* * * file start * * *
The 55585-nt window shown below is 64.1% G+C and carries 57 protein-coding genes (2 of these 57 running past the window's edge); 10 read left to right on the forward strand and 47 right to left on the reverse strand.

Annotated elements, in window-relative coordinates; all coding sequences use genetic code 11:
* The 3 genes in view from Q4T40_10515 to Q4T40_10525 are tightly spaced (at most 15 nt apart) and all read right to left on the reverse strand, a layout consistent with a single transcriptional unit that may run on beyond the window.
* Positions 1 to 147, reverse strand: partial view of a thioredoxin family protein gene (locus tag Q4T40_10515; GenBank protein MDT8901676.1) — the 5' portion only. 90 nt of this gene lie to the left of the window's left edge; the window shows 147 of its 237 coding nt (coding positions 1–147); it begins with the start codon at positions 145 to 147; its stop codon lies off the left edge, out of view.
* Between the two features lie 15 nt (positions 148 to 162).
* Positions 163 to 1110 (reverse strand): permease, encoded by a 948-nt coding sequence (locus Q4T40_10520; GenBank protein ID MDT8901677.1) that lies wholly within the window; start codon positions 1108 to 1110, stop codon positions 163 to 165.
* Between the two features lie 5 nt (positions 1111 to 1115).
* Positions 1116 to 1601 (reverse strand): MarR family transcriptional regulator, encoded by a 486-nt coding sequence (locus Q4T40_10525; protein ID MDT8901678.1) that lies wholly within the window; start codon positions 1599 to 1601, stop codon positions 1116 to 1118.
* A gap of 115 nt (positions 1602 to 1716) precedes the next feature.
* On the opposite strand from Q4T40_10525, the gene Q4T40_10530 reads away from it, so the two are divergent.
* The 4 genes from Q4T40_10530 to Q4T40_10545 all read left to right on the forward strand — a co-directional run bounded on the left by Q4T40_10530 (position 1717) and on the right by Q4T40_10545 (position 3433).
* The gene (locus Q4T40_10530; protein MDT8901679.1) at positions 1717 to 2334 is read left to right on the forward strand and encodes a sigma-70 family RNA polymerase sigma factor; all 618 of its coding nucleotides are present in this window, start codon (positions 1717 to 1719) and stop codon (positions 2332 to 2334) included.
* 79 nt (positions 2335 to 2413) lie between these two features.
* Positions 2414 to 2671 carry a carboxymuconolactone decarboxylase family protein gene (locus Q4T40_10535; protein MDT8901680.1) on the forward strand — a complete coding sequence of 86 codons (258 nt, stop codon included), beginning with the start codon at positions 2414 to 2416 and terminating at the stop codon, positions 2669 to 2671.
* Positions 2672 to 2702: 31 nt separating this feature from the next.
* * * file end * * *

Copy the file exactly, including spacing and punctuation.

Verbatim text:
The 55585-nt window shown below is 64.1% G+C and carries 57 protein-coding genes (2 of these 57 running past the window's edge); 10 read left to right on the forward strand and 47 right to left on the reverse strand.

Annotated elements, in window-relative coordinates; all coding sequences use genetic code 11:
* The 3 genes in view from Q4T40_10515 to Q4T40_10525 are tightly spaced (at most 15 nt apart) and all read right to left on the reverse strand, a layout consistent with a single transcriptional unit that may run on beyond the window.
* Positions 1 to 147, reverse strand: partial view of a thioredoxin family protein gene (locus tag Q4T40_10515; GenBank protein MDT8901676.1) — the 5' portion only. 90 nt of this gene lie to the left of the window's left edge; the window shows 147 of its 237 coding nt (coding positions 1–147); it begins with the start codon at positions 145 to 147; its stop codon lies off the left edge, out of view.
* Between the two features lie 15 nt (positions 148 to 162).
* Positions 163 to 1110 (reverse strand): permease, encoded by a 948-nt coding sequence (locus Q4T40_10520; GenBank protein ID MDT8901677.1) that lies wholly within the window; start codon positions 1108 to 1110, stop codon positions 163 to 165.
* Between the two features lie 5 nt (positions 1111 to 1115).
* Positions 1116 to 1601 (reverse strand): MarR family transcriptional regulator, encoded by a 486-nt coding sequence (locus Q4T40_10525; protein ID MDT8901678.1) that lies wholly within the window; start codon positions 1599 to 1601, stop codon positions 1116 to 1118.
* A gap of 115 nt (positions 1602 to 1716) precedes the next feature.
* On the opposite strand from Q4T40_10525, the gene Q4T40_10530 reads away from it, so the two are divergent.
* The 4 genes from Q4T40_10530 to Q4T40_10545 all read left to right on the forward strand — a co-directional run bounded on the left by Q4T40_10530 (position 1717) and on the right by Q4T40_10545 (position 3433).
* The gene (locus Q4T40_10530; protein MDT8901679.1) at positions 1717 to 2334 is read left to right on the forward strand and encodes a sigma-70 family RNA polymerase sigma factor; all 618 of its coding nucleotides are present in this window, start codon (positions 1717 to 1719) and stop codon (positions 2332 to 2334) included.
* 79 nt (positions 2335 to 2413) lie between these two features.
* Positions 2414 to 2671 carry a carboxymuconolactone decarboxylase family protein gene (locus Q4T40_10535; protein MDT8901680.1) on the forward strand — a complete coding sequence of 86 codons (258 nt, stop codon included), beginning with the start codon at positions 2414 to 2416 and terminating at the stop codon, positions 2669 to 2671.
* Positions 2672 to 2702: 31 nt separating this feature from the next.